Web 2.0 – Social Search Engines
The recent rise in users flocking to web 2.0 sites is raising questions and the interests of web marketeers (like myself).
Many of us are observing social networks and building sustainable business models, with a positive impact on web site ROI. Questions like:
- how are people using this information ?
- which are the benefits to the end user ?
- who should implement web 2.0 ?
- what are people using social networks for after all ?
- have users identified social networks as search services ?
- are social bookmarking sites also social search sites ?
find no easy or definite answers at this point in time. There are different views that animate an ongoing debate.
People are searching bookmarking sites to identify products, services, and (share) information.
Social bookmarking sites achieve top positions on SERPs .
I tend to believe that search engines are favoring these web sites because they are to be privileged in view of an additional value that thay provide and thus enrich the users experience.
In a nutshell the search engines are telling the user:
“hey take a look at this social bookmarking page, it was compiled by other users like yourself and has been tagged with keywords that are closely related (or equal) to your query, so if I were you I’d take a look at what they have to say on this topic”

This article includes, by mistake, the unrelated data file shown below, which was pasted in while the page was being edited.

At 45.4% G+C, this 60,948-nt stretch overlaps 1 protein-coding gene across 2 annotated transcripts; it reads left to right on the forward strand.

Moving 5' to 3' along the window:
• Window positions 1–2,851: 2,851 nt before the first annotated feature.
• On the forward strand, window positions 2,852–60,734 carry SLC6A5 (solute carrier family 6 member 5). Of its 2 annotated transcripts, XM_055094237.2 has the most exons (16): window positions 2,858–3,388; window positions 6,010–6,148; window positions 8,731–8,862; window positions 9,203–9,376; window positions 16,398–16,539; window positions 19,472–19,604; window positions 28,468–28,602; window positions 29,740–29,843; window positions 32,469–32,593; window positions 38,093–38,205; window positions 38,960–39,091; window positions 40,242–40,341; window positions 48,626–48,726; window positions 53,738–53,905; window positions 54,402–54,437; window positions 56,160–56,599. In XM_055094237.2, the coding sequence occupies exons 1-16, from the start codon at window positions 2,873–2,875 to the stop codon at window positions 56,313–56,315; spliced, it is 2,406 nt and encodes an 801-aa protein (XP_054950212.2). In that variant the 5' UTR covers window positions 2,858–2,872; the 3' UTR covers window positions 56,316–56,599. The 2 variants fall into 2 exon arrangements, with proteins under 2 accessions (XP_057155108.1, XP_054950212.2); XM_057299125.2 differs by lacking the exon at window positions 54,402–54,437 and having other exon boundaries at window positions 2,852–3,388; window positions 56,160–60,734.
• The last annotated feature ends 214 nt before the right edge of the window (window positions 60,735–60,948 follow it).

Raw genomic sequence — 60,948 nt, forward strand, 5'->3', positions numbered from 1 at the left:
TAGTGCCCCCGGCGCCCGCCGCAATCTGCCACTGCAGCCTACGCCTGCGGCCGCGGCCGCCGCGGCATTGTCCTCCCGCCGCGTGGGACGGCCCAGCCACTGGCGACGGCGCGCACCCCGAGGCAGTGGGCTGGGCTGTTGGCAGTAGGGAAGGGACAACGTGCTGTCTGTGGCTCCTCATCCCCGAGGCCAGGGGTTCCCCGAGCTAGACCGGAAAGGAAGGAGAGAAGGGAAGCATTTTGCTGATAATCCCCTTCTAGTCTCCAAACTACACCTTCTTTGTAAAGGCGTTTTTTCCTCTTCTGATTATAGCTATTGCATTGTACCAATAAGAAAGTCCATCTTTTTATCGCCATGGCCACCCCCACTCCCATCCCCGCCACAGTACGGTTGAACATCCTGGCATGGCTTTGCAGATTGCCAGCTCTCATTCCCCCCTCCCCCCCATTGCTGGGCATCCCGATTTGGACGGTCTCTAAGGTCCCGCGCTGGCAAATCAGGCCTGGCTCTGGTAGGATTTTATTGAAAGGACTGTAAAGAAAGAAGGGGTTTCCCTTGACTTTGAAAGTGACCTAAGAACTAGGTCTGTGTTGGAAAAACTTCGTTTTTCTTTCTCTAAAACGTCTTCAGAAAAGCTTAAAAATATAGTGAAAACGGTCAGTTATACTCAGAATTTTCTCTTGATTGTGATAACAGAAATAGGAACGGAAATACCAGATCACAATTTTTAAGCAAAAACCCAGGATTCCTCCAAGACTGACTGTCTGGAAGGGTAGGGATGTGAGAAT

If this were the case the assumption that social bookmarking is more than just a massive collection of bookmarks is accurate. it’s a set of organized information that is there to be shared and searched. To me it looks like a social search engine.
The particular value (recognized by the search engines) is in the tagging which confers a collective reputation to a site. I believe this is the most important aspect from a search perspective.
Social bookmarking plays another very important role when it comes to identifying rare resources that are hard to come by: millions of documents are invisible because of poor web site design and see the light of day thanks to tagging and social bookmarking … the discussion continues.